Elizabeth Wharton: This is Elizabeth Warton and I am an attorney by training and currently chief of staff at SCYTHE, an Internet startup company.
Elizabeth Wharton: I've always enjoyed solving problems. Nancy Drew being some of my favorite books growing up. Early on, I thought I was going to be kind of the white knight CEO, district attorney fighting crime. And I realized very quickly, after years of high school mock trial competitions, that at the end of the day, I did not enjoy litigation. So while I knew I had found my home in the policy legal world, it took me a little while to come upon the technology side. So I spent a few years on the Hill, looked around the room and said, what's next? And saw that everyone who was at that level I thought I wanted to be, they all had a law degree.
Elizabeth Wharton: From there, I went to law school, passed the bar, and of course, answered the sirens call of big law firm, big money, big projects, and worked in finance, business and real estate for about the first six years.
Elizabeth Wharton: As I started doing that, more and more friends being in the Atlanta area were involved in different technology projects, research and they started asking you questions. And, you know, hey, if we're doing this, if we're researching this, is this legal? And from there it just snowballed.
Elizabeth Wharton: And next thing I know is the John Wick and the John Wick movies, which say, are you are you back, John? And eventually he's like, yeah, I guess I am. So, you know, are you are you a technology attorney? Well, yeah, I guess I am.
Elizabeth Wharton: From there, I've had the good fortune to take that years of advising businesses from the outside looking in and helping companies shape their strategy from the legal perspective that I've been able to grow that and now can help companies shape their strategy from the inside looking out. So that's what a lot of fun.
Elizabeth Wharton: It really helps building in, if you have thought, five moves ahead as you're doing something that when surprises come up later, it's it's a lot of fun what I get to be able to say, "Oh, no, no, we built that it we baked that into the contract ahead of time" or "Yeah, I anticipated." I mean, one of the best examples is you look at, for example, if I'm working with security researchers and we've got a product that we want to use that says, oh, you can't reverse engineer this software, but if I know going in that that's exactly what we're going to do, but not from a malicious standpoint instead, we want to make sure it meets our needs. So knowing how to then go back to the other company and say, hey, I'm going to be honest, engineering team is going to reverse this, but we're doing it to protect ourselves. So basically, think of it as we're going to be doing free quality assurance testing and suddenly folks love you because you're like, wait, you're going to pay us money to use our product and give us effective feedback on how to make it better. Yeah, let's do that.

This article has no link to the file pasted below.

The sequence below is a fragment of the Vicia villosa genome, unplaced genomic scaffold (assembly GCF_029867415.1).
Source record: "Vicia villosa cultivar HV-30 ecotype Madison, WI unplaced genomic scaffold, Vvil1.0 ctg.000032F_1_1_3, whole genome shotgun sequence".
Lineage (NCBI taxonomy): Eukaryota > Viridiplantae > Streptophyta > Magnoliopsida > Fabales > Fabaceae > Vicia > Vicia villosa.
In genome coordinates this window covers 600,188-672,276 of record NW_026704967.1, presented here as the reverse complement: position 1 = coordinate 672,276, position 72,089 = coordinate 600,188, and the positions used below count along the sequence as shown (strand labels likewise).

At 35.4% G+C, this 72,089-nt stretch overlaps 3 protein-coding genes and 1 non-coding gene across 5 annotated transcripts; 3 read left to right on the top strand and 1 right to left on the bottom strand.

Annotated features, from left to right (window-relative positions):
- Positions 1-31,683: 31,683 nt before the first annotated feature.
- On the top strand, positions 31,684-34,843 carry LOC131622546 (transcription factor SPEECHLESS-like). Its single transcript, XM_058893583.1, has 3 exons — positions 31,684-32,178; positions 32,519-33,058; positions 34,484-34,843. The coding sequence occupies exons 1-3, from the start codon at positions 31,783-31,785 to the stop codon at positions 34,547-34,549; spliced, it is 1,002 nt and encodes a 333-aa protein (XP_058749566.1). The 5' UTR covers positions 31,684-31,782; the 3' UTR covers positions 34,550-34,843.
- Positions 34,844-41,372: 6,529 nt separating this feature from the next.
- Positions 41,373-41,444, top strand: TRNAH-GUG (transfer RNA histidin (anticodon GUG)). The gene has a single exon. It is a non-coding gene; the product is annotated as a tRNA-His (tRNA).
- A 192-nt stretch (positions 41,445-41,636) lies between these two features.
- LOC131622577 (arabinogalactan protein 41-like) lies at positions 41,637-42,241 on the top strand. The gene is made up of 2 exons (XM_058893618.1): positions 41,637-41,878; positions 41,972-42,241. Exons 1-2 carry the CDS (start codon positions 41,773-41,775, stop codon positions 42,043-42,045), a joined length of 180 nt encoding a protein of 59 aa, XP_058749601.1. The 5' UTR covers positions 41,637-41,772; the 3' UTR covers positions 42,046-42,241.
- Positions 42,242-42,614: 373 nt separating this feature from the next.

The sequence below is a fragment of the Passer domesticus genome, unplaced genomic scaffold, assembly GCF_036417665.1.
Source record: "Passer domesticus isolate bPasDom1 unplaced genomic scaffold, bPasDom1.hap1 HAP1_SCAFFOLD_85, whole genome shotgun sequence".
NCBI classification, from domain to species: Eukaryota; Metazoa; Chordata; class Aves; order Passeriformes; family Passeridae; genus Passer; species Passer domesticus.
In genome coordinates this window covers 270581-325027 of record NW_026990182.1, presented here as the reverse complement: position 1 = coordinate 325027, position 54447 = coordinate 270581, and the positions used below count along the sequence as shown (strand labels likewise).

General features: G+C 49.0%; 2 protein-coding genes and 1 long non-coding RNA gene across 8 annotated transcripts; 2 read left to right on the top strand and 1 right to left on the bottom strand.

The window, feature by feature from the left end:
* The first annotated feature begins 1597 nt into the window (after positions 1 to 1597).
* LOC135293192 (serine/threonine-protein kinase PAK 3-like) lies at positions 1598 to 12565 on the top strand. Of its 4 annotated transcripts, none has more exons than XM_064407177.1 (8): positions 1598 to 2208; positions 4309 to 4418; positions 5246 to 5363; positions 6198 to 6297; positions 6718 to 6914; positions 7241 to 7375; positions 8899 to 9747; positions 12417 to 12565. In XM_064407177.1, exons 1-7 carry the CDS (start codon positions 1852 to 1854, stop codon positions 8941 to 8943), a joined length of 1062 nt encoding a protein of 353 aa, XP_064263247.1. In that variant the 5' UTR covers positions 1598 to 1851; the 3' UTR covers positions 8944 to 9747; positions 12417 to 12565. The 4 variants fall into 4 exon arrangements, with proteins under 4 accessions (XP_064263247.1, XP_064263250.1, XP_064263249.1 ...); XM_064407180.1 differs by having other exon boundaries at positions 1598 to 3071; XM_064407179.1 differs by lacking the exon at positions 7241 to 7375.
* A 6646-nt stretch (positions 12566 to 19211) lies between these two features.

Elizabeth Wharton: Ask those questions, find find what brings you joy, what piques your interest, what sparks your imagination, look around, see who's doing even just a piece of that or part of that and ask them, hey, what what about this drove you there? What should I do? What I learned and just absorb that information. Every step of the way, I have had someone willing to give their time, their expertise, and really just mentoring doesn't quite sum it all up. I mean, supporting cheering me on. And I'd like to think that I can just help someone else, because I've heard that adage that a rising tide lifts all ships. We didn't get to where we are without the help of others. And so I'd just like to add strong shoulders for someone else to stand on and help reach their heights.